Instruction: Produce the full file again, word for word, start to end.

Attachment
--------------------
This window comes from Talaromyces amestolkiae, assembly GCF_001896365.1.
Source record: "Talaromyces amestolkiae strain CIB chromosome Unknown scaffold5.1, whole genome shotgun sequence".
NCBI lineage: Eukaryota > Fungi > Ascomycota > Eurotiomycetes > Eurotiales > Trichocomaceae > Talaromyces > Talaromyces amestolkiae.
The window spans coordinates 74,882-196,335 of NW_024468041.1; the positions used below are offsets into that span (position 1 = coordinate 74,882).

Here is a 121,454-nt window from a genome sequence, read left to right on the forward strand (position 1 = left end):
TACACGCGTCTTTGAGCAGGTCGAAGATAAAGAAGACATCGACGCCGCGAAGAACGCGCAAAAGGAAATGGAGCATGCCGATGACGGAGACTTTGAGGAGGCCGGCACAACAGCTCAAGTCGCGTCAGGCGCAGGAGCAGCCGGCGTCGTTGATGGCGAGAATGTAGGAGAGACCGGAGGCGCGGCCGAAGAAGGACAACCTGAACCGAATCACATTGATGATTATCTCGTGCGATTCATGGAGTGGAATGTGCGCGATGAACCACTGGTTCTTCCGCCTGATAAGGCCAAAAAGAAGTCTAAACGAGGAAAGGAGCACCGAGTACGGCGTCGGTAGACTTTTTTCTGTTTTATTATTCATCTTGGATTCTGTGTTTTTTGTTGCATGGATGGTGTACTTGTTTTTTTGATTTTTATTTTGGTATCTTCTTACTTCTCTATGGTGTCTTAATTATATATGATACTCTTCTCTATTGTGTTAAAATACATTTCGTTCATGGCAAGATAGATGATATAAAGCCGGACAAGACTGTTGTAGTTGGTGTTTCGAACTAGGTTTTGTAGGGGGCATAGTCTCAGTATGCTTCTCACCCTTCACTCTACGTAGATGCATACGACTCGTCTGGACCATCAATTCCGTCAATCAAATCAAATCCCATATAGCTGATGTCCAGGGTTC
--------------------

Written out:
This window comes from Talaromyces amestolkiae, assembly GCF_001896365.1.
Source record: "Talaromyces amestolkiae strain CIB chromosome Unknown scaffold5.1, whole genome shotgun sequence".
NCBI lineage: Eukaryota > Fungi > Ascomycota > Eurotiomycetes > Eurotiales > Trichocomaceae > Talaromyces > Talaromyces amestolkiae.
The window spans coordinates 74,882-196,335 of NW_024468041.1; the positions used below are offsets into that span (position 1 = coordinate 74,882).

Here is a 121,454-nt window from a genome sequence, read left to right on the forward strand (position 1 = left end):
TACACGCGTCTTTGAGCAGGTCGAAGATAAAGAAGACATCGACGCCGCGAAGAACGCGCAAAAGGAAATGGAGCATGCCGATGACGGAGACTTTGAGGAGGCCGGCACAACAGCTCAAGTCGCGTCAGGCGCAGGAGCAGCCGGCGTCGTTGATGGCGAGAATGTAGGAGAGACCGGAGGCGCGGCCGAAGAAGGACAACCTGAACCGAATCACATTGATGATTATCTCGTGCGATTCATGGAGTGGAATGTGCGCGATGAACCACTGGTTCTTCCGCCTGATAAGGCCAAAAAGAAGTCTAAACGAGGAAAGGAGCACCGAGTACGGCGTCGGTAGACTTTTTTCTGTTTTATTATTCATCTTGGATTCTGTGTTTTTTGTTGCATGGATGGTGTACTTGTTTTTTTGATTTTTATTTTGGTATCTTCTTACTTCTCTATGGTGTCTTAATTATATATGATACTCTTCTCTATTGTGTTAAAATACATTTCGTTCATGGCAAGATAGATGATATAAAGCCGGACAAGACTGTTGTAGTTGGTGTTTCGAACTAGGTTTTGTAGGGGGCATAGTCTCAGTATGCTTCTCACCCTTCACTCTACGTAGATGCATACGACTCGTCTGGACCATCAATTCCGTCAATCAAATCAAATCCCATATAGCTGATGTCCAGGGTTC